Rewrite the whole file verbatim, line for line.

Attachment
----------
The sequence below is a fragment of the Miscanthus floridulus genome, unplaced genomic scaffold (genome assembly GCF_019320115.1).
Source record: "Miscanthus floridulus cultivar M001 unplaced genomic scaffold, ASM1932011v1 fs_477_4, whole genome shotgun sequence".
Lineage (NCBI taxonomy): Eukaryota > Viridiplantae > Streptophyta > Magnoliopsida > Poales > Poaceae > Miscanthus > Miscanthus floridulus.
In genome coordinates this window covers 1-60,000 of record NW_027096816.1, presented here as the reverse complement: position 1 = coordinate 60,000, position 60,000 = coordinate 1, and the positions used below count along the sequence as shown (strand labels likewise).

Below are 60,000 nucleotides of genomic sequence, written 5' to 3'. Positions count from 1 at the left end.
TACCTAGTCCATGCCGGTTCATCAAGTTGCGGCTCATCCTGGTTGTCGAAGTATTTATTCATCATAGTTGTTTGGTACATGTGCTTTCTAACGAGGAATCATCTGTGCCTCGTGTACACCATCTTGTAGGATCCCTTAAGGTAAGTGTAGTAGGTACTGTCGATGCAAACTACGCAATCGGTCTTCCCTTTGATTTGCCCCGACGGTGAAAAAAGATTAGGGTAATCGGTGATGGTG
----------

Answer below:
The sequence below is a fragment of the Miscanthus floridulus genome, unplaced genomic scaffold (genome assembly GCF_019320115.1).
Source record: "Miscanthus floridulus cultivar M001 unplaced genomic scaffold, ASM1932011v1 fs_477_4, whole genome shotgun sequence".
Lineage (NCBI taxonomy): Eukaryota > Viridiplantae > Streptophyta > Magnoliopsida > Poales > Poaceae > Miscanthus > Miscanthus floridulus.
In genome coordinates this window covers 1-60,000 of record NW_027096816.1, presented here as the reverse complement: position 1 = coordinate 60,000, position 60,000 = coordinate 1, and the positions used below count along the sequence as shown (strand labels likewise).

Below are 60,000 nucleotides of genomic sequence, written 5' to 3'. Positions count from 1 at the left end.
TACCTAGTCCATGCCGGTTCATCAAGTTGCGGCTCATCCTGGTTGTCGAAGTATTTATTCATCATAGTTGTTTGGTACATGTGCTTTCTAACGAGGAATCATCTGTGCCTCGTGTACACCATCTTGTAGGATCCCTTAAGGTAAGTGTAGTAGGTACTGTCGATGCAAACTACGCAATCGGTCTTCCCTTTGATTTGCCCCGACGGTGAAAAAAGATTAGGGTAATCGGTGATGGTG